The first page of the preface of this book made me wince! Not because the book is bad, far from it! The immediacy of Scott’s insight into the pain of software development can only come from someone who has been there and experienced the trials and tribulations of project failure (more than once).I was expecting this to be yet another book on Design Patterns, but it really isn’t. This book attempts to look deeper into questions that cannot be easily answered and suggests a road map to evolve the profession of software development. It concentrates on practices, principles and disciplines that developers should follow when creating software, especially when thinking about how to implement features. It covers a wide range of practices, including analysis, refactoring, testing, and looks at how existing patterns should influence our design decisions.The appendix includes some very good examples of common design patterns. Different styles are applied to each pattern to teach or remind us what type of problem each pattern is used for. UML diagrams, procedural code alternatives, non-software analogies and basic OO code for implementation are included for each pattern.Since so many of us have to deal with legacy code bases, it’s always helpful when a book like this addresses that issue. Scott mentions hearing comments such as “this code is too hard to unit test,” “unit testing takes too much time” and “too many permutations to unit test.” He explains how these all point to design issues, and that leads into a great chapter discussing refactoring.Why should we refactor if the behavior does not change? This and other similar questions are covered too, explaining the concept of technical debt and the frequency of developer burnout: “Decaying, hard to maintain software will disable a development team faster than anything I know.”I would thoroughly recommend this book to any developer, however experienced or inexperienced, who wants to understand more about design patterns and how thinking in a design-driven manner can evolve our profession.I caught up with Scott at SD West, to ask him a few questions about his book.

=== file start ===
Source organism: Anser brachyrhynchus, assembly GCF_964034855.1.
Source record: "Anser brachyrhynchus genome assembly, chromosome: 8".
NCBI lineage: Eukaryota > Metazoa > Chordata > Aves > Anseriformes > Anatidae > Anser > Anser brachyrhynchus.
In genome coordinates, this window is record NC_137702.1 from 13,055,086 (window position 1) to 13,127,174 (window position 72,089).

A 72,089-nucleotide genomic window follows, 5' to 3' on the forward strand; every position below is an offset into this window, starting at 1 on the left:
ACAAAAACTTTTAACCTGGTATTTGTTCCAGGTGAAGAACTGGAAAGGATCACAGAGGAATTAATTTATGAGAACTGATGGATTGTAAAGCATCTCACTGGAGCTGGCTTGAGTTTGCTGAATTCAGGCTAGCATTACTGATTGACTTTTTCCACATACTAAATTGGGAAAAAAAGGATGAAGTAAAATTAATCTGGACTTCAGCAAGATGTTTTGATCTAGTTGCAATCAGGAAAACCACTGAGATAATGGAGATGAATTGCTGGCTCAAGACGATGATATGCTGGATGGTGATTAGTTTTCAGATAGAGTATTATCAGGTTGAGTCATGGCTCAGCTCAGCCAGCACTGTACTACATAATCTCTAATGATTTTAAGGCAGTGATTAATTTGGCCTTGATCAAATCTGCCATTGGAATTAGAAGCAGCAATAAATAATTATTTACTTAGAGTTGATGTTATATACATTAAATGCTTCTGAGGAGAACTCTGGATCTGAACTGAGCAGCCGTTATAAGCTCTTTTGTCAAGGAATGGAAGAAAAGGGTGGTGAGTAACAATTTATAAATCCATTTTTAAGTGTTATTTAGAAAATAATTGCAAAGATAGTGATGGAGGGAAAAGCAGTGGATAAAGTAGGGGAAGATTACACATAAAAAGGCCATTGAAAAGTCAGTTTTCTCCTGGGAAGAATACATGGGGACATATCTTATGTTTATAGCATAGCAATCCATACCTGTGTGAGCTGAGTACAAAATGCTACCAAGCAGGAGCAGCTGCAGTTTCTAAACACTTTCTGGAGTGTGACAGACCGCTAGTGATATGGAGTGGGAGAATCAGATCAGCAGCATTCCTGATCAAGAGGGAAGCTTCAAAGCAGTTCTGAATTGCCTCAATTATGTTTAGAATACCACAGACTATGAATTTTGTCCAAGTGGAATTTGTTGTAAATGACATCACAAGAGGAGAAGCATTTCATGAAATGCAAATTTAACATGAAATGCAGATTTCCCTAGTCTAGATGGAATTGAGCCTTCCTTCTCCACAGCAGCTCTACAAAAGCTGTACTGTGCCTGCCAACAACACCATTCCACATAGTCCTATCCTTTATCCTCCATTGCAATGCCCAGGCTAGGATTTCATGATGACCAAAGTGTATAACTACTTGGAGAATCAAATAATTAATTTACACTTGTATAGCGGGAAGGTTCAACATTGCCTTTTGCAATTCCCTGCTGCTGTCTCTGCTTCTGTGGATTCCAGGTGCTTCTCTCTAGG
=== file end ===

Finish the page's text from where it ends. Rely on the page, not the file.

When investigating Lean for the first time, books and articles that give an overview of the principles and tenets of Lean can appear to be contradictory. For example many managers may question how Cease Inspections can be advocated where a basic principle of Lean is to Create Knowledge. Surely one of the fundamental reasons of Inspections such as Code Reviews is to help more Junior Developers adhere to company standards and learn better, more efficient ways to code?I discussed this further with Bob Martin (Uncle Bob) and Jean Tabaka and they gave some good insight into what this phrase ‘Cease Inspections’ really means, even with Jean’s radical conclusion of Firing your QA department